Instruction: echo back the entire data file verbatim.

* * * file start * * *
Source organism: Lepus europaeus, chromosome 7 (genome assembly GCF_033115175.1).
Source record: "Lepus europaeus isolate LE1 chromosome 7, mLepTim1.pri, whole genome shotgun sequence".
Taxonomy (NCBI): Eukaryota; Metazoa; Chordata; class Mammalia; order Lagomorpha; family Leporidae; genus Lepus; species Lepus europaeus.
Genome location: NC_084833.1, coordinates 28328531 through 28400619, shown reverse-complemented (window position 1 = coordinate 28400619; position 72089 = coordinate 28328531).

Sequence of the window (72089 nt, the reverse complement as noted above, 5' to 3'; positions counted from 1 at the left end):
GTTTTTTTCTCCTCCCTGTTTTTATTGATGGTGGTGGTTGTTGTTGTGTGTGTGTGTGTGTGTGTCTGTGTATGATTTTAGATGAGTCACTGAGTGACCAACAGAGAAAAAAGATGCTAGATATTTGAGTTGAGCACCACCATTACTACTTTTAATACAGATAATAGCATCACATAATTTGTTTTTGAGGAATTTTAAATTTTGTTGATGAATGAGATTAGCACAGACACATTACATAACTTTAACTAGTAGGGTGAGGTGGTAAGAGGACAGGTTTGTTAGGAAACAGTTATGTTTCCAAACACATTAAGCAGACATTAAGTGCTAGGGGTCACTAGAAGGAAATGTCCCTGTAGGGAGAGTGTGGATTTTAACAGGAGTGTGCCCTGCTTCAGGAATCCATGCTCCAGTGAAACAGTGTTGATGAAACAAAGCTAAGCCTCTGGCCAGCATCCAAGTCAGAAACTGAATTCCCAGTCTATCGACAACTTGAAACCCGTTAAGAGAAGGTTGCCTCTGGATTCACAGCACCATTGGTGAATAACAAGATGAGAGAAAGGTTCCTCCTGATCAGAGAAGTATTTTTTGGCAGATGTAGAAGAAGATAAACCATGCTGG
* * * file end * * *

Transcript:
Source organism: Lepus europaeus, chromosome 7 (genome assembly GCF_033115175.1).
Source record: "Lepus europaeus isolate LE1 chromosome 7, mLepTim1.pri, whole genome shotgun sequence".
Taxonomy (NCBI): Eukaryota; Metazoa; Chordata; class Mammalia; order Lagomorpha; family Leporidae; genus Lepus; species Lepus europaeus.
Genome location: NC_084833.1, coordinates 28328531 through 28400619, shown reverse-complemented (window position 1 = coordinate 28400619; position 72089 = coordinate 28328531).

Sequence of the window (72089 nt, the reverse complement as noted above, 5' to 3'; positions counted from 1 at the left end):
GTTTTTTTCTCCTCCCTGTTTTTATTGATGGTGGTGGTTGTTGTTGTGTGTGTGTGTGTGTGTGTCTGTGTATGATTTTAGATGAGTCACTGAGTGACCAACAGAGAAAAAAGATGCTAGATATTTGAGTTGAGCACCACCATTACTACTTTTAATACAGATAATAGCATCACATAATTTGTTTTTGAGGAATTTTAAATTTTGTTGATGAATGAGATTAGCACAGACACATTACATAACTTTAACTAGTAGGGTGAGGTGGTAAGAGGACAGGTTTGTTAGGAAACAGTTATGTTTCCAAACACATTAAGCAGACATTAAGTGCTAGGGGTCACTAGAAGGAAATGTCCCTGTAGGGAGAGTGTGGATTTTAACAGGAGTGTGCCCTGCTTCAGGAATCCATGCTCCAGTGAAACAGTGTTGATGAAACAAAGCTAAGCCTCTGGCCAGCATCCAAGTCAGAAACTGAATTCCCAGTCTATCGACAACTTGAAACCCGTTAAGAGAAGGTTGCCTCTGGATTCACAGCACCATTGGTGAATAACAAGATGAGAGAAAGGTTCCTCCTGATCAGAGAAGTATTTTTTGGCAGATGTAGAAGAAGATAAACCATGCTGG